Perhaps this is echoed in the sexualised red Louboutin sole (originally hastily-applied Chanel nail varnish) – a flash of red as easily representing the raw and bloodied foot itself as the raw and (un)bridled sexuality of the wearer.

Venus in Furs

Helmut Newton's iconic image of nudes in heels

Helmut Newton's Self Portrait With Wife and Models

‘A good shoe is one that doesn’t dress you but undresses you’, Christian reckons – a statement with which Helmut Newton (left) would undoubtedly have agreed. The short David Lynch / Louboutin collaboration film Fetish (2007), extracts from which are on display here, shows sequences of otherwise naked women wearing a series of ‘unwearable’ Louboutin shoes – following Louboutin’s conviction that the part of the female body most naturally fetishised is (you guessed it) the foot.

He’s even got a mini foot anatomy: one of the pumps on display here has a very low vamp, which was initially unpopular. ‘Then I realised, it’s because of the slit‘, he recalls – an unfortunate word, given that he means ‘toe cleavage’. Too much ‘slit’ apparently makes women feel ‘dirty’, but Louboutin’s well into it, although the instep is his favourite part of the foot, perhaps because of his famous belief that the appeal of the high heel is its approximation of the shape a woman’s foot assumes during orgasm.

The fetish

Of course, Sigmund Freud uses the shoe and foot as an illustration for his writings on the fetish – the mother’s shoe, says Sigmund, represents the penis the child originally assumed she has, and to fixate on it assuages castration anxiety. But symbolic castration via the foot pops up in Louboutin’s favourite fairy tale (whose centrepiece shoes he’s working on for an upcoming film):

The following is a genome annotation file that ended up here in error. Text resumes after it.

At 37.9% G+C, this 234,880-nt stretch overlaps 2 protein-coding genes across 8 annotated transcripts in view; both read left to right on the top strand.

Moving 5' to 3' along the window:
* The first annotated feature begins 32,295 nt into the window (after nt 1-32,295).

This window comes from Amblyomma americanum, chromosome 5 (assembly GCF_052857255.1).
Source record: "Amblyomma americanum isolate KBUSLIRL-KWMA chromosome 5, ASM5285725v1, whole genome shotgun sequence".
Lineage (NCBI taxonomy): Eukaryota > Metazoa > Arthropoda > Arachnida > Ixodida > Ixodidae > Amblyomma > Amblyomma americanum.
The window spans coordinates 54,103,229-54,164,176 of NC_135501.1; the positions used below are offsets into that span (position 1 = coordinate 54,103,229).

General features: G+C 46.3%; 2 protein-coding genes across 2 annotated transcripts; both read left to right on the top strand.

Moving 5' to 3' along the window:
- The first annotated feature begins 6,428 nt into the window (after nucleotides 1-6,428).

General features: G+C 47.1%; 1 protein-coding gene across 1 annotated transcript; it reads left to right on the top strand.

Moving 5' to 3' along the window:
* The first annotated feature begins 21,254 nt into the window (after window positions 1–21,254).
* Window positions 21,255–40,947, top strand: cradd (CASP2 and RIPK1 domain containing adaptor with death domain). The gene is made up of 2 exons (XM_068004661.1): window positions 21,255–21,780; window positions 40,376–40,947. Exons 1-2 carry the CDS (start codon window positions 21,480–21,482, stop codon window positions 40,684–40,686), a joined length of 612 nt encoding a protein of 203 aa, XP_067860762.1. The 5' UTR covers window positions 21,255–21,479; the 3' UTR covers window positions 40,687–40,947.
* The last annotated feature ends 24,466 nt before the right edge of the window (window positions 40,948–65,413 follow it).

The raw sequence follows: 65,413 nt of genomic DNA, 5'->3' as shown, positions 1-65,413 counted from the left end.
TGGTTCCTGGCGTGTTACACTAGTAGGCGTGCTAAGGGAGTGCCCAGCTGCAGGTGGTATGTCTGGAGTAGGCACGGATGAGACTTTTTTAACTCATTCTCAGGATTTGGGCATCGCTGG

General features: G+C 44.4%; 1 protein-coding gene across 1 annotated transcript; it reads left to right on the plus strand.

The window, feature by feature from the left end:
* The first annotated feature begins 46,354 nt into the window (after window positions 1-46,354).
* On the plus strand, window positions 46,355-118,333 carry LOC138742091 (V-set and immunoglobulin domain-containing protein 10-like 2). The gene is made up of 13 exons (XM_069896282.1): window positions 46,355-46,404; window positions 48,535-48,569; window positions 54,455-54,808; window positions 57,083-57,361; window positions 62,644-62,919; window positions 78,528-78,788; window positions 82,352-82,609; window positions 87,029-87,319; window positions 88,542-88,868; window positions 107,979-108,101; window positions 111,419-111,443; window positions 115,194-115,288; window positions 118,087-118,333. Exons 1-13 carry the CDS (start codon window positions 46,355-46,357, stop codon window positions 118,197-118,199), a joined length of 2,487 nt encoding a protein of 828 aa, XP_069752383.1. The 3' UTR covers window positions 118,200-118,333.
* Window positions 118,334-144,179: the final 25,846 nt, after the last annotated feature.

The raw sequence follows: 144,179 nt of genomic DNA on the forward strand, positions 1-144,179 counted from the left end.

‘[The eldest step-sister] could not get her big toe into it, and the shoe was too small for her. Then her mother gave her a knife and said: “Cut the toe off; when you are Queen you will have no more need to go on foot.”

The maiden cut the toe off, forced the foot into the shoe, swallowed the pain, and went out to the King’s son […] He looked down at her foot and saw how the blood was running out of her shoe, and how it had stained her white stocking quite red.’

Cinderella, The Brothers Grimm

The mad but occasionally insightful Bruno Bettleheim sees the stepsisters here attempting to make their big feet more dainty, ‘and therefore prove their femininity’ through a symbolic castration (with a literal twist in stage versions, where they are usually in drag). The problem of the shoe being too dainty is one surprisingly near to Louboutin’s methods: although the average female foot size is a 5, he designs and constructs his shoes in size 4 ‘because I prefer to work on a small thing’.

‘He understands women and makes them feel like Cinderellas’ purrs Diane von Furstenberg on the designer. Indeed, it feels appropriate that stilettos, whose c20th renaissance is credited primarily to the 1950s couturier Roger Vivier (for Dior) owe their name to the Italian ‘dagger’ (hence their unpopularity with parquet flooring).


For me, the images in Fetish of these women crawling and sidling about in painfully unwearable shoes sums up this retrospective rather well: a fascination with immobility, and a craving for Fabulous Female Domination that suggests more power than it would actually have were it being negotiated from atop a pair of Louboutin pigalles.

But you look like you could walk down the treacherously lumpy terrain of my naked back, make me lick your Louboutin boots…

‘I declare, it really seems like being a fine young lady, to come home from the party in a carriage, and sit in my dressing-gown with a maid to wait on me,’ said Meg, as Jo bound up her foot with arnica.

– Louisa May Alcott, Little Women